Sunday, October 09, 2016

Film review: THE EYES OF MY MOTHER (Nicolas Pesce, 2016)

My second film viewed at the BFI London Film Festival, a surprising choice for me, a horror movie!

Francisca lives an unusual but tranquil life with her reticent father and hands-on surgeon mother, who teaches her all about dissection, secluded from the test of the village. One day, her sheltered upbringing is rocked when a man purporting to be a salesman murders her mother, thus triggering and endless sense of longing, as well as morbid curiosity about the human, within her. This fascination with human bodies and a desperate need not to be alone manifests itself in devastating ways.

Horror is not one of my preferred genres (FYI, those would be 1) romance, 2) drama, 3) comedy), and the influx of mindless torture porn titles a la Hostel in recent years has made me even more averse to it. But The Eyes of My Mother is one of those rare things: a horror movie with brains and a beating heart.

In Francisca, you have a beguiling protagonist, whose motivations for her destructive actions are not jammed down your throat with a ham-fisted tale of past tragedy, but instead, hinted at in Kika Magalhães's haunting performance. Throughout the film, and whilst carrying out villainous acts, her character maintains a placid, almost cold facade. Yet the more intimate scenes where she speaks to her dead mother, betray her true vulnerability. The film's ability to make us empathize with such a monstrous character really cannot be applauded enough.

It helps that Magalhães, who was consulted by Pesce throughout his screenwriting process, also got to inject parts of herself into the character she portrays. In a scene where she dances freely to a piece of music, this was one of the actress' mother's favourite pieces. Having this personal touches injects flavour into Magalhães' mesmeric performance, a welcome subversion of how females in horror movies are usually presented.

The black and white cinematography, selected because director Nicolas Pesce wanted to homage the movies of the 1950s that he adored (in a Q&A following the film, he revealed a penchant for Bette Davis and Joan Crawford, good man) suits the stark, bare set, and effectively conveys Francisca's heartbreakingly bleak view on the world. The jarring score adds to the sense of dread and discomfort that builds steadily throughout the film's 76 minute running time.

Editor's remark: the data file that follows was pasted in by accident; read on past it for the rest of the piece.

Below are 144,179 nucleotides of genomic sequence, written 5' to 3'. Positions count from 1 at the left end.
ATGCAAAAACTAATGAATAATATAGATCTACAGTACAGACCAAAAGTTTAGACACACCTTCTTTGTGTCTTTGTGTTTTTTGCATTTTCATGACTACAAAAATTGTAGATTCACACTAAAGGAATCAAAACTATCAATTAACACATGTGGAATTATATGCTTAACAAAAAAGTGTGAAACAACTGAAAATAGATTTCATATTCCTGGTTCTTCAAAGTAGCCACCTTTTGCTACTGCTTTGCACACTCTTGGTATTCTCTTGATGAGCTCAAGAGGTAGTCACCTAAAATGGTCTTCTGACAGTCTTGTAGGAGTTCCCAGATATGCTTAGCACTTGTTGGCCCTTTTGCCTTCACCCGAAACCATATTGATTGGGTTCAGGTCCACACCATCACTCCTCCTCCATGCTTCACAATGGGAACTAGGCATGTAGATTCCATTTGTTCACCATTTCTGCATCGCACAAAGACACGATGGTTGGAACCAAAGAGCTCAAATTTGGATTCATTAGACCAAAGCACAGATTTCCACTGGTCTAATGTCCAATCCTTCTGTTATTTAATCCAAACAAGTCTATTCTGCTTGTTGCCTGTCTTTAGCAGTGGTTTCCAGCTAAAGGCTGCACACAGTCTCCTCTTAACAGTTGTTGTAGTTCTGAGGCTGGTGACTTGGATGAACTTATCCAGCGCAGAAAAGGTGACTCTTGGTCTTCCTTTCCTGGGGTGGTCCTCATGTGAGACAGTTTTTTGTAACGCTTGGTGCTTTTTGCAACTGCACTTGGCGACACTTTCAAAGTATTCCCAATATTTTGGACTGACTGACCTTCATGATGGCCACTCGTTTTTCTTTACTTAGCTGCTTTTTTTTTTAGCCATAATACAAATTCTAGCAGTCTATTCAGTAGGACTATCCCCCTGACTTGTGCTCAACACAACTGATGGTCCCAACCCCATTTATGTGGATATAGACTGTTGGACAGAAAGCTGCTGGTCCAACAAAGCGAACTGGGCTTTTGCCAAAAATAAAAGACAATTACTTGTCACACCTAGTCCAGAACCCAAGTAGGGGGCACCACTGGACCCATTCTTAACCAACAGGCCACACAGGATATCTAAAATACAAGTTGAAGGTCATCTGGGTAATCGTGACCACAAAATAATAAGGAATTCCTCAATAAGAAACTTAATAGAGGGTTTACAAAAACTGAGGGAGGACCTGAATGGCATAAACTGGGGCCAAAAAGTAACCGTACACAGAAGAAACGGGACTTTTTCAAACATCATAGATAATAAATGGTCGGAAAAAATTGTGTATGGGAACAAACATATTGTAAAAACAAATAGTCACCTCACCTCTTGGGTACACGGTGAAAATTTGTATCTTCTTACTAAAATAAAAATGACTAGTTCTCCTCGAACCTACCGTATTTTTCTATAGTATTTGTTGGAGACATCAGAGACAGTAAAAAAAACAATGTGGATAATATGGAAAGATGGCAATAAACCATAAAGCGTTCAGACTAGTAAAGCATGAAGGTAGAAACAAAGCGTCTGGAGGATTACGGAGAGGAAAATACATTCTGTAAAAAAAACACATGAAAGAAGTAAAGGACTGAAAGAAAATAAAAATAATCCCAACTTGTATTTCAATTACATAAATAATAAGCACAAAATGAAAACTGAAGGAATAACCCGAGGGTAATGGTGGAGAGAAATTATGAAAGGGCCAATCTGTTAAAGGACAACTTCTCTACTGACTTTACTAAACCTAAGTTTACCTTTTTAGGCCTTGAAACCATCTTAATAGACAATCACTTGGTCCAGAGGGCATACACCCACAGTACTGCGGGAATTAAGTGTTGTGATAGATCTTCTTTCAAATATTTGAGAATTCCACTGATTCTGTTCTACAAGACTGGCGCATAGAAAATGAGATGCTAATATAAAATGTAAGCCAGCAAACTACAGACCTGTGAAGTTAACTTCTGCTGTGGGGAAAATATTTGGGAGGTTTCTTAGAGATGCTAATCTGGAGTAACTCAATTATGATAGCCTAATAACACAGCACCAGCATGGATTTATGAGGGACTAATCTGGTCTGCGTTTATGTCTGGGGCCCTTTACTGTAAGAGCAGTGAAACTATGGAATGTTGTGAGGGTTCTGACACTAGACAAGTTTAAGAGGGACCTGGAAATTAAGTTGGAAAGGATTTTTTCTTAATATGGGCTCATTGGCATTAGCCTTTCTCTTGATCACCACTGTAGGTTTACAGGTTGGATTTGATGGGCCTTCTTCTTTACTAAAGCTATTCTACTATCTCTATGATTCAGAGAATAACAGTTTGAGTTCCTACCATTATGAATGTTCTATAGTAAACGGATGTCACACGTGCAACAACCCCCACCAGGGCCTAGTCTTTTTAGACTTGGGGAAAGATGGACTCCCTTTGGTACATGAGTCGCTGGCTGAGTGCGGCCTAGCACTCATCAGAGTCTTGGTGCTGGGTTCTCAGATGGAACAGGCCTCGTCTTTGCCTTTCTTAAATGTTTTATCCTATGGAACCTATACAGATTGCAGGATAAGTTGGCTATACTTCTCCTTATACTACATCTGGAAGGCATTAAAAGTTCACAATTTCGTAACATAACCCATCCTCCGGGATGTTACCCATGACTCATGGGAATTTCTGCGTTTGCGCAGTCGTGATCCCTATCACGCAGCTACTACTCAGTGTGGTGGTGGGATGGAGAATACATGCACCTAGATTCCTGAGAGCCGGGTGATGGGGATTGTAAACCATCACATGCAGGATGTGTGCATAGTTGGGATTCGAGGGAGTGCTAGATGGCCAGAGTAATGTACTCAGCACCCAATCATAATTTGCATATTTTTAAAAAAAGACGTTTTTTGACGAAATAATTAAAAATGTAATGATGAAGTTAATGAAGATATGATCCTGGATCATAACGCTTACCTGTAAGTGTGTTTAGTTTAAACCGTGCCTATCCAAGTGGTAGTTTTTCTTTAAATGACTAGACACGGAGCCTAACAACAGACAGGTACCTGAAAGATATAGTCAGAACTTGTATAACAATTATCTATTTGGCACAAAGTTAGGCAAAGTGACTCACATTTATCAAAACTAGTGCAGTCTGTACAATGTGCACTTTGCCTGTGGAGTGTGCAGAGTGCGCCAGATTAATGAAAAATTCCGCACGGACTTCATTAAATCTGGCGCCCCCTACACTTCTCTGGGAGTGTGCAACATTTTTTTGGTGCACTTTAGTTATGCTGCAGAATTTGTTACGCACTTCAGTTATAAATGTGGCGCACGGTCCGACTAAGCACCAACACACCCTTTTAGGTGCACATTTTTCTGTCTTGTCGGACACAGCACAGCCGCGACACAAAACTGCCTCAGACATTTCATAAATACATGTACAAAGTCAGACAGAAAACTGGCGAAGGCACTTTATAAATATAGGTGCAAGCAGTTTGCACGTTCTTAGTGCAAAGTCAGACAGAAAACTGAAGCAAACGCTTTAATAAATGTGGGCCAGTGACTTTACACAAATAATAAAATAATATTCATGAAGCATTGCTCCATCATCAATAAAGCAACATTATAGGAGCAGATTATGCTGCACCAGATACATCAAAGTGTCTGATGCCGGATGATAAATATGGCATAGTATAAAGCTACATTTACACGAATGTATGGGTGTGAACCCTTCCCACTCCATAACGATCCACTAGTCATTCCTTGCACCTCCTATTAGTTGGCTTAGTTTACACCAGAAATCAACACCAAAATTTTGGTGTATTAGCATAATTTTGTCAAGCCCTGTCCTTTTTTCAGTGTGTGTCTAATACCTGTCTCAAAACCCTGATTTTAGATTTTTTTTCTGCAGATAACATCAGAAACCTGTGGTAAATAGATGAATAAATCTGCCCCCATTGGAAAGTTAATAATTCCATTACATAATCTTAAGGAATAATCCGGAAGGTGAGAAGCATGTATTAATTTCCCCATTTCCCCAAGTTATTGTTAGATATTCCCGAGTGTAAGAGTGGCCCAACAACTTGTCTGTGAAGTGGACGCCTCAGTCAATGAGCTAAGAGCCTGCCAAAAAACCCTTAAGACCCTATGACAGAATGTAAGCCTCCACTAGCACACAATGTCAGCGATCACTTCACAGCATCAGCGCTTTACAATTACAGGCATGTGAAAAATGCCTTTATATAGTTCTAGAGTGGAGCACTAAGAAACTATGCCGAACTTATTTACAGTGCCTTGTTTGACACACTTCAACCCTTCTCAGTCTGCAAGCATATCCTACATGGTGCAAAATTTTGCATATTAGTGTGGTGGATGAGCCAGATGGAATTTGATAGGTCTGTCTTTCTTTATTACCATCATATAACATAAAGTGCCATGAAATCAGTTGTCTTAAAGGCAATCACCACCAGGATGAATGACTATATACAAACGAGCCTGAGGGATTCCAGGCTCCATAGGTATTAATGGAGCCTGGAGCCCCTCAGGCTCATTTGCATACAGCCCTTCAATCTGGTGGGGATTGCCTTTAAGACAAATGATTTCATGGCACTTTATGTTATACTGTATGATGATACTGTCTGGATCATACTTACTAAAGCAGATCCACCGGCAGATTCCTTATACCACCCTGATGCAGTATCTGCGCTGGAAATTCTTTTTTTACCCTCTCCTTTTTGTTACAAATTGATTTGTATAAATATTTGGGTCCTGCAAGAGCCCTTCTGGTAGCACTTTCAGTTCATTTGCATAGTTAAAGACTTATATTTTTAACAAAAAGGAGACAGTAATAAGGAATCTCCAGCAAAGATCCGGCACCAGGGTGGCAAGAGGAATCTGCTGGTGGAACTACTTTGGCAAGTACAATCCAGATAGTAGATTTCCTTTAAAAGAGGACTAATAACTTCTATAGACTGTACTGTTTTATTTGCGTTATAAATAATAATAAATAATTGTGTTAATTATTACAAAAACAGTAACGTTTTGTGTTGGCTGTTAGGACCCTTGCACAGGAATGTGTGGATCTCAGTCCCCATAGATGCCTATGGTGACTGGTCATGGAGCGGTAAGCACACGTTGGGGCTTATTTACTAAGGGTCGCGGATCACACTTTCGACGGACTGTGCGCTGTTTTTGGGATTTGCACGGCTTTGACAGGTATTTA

Nicolas Pesce, like Quentin Tarantino, is a director who loves films. His influences are peppered throughout the film, from the keeping a person barely alive held captive (evoking Takashi Miike's disturbing Audition), to the Alamodovarian underlying theme of the importance our parents play on our formation. Also like Quentin Tarantino, who's dextrous employment of the 'conceal and reveal' in Reservoir Dogs, Pesce fully understands that the best way to unsettle the audience is to not show them the darkest moments, but to leave it to their imagination.

Although Francisca's actions throughout the film are horrifying, the depiction of these are afforded surprising economy of expression; a murder will be indicated with a puddle of blood shown on the floor. The jumping from the serial-killing to the mundane also creates some off-kilter tonal jumps that evoke nervous laughter in the audience. However, there are some arresting images in the film, which impacts on a strongly visceral level.

Overall, The Eyes of My Mother is one of the most intelligent, haunting horror movies created. Pesce (who, depressingly, is only 3 months older than me) deserves a huge amount of credit for subverting the hoary horror movie tropes and put his own organic spins on them. In doing so, he has created Francisca, an enigmatic murderess for the ages.


No comments: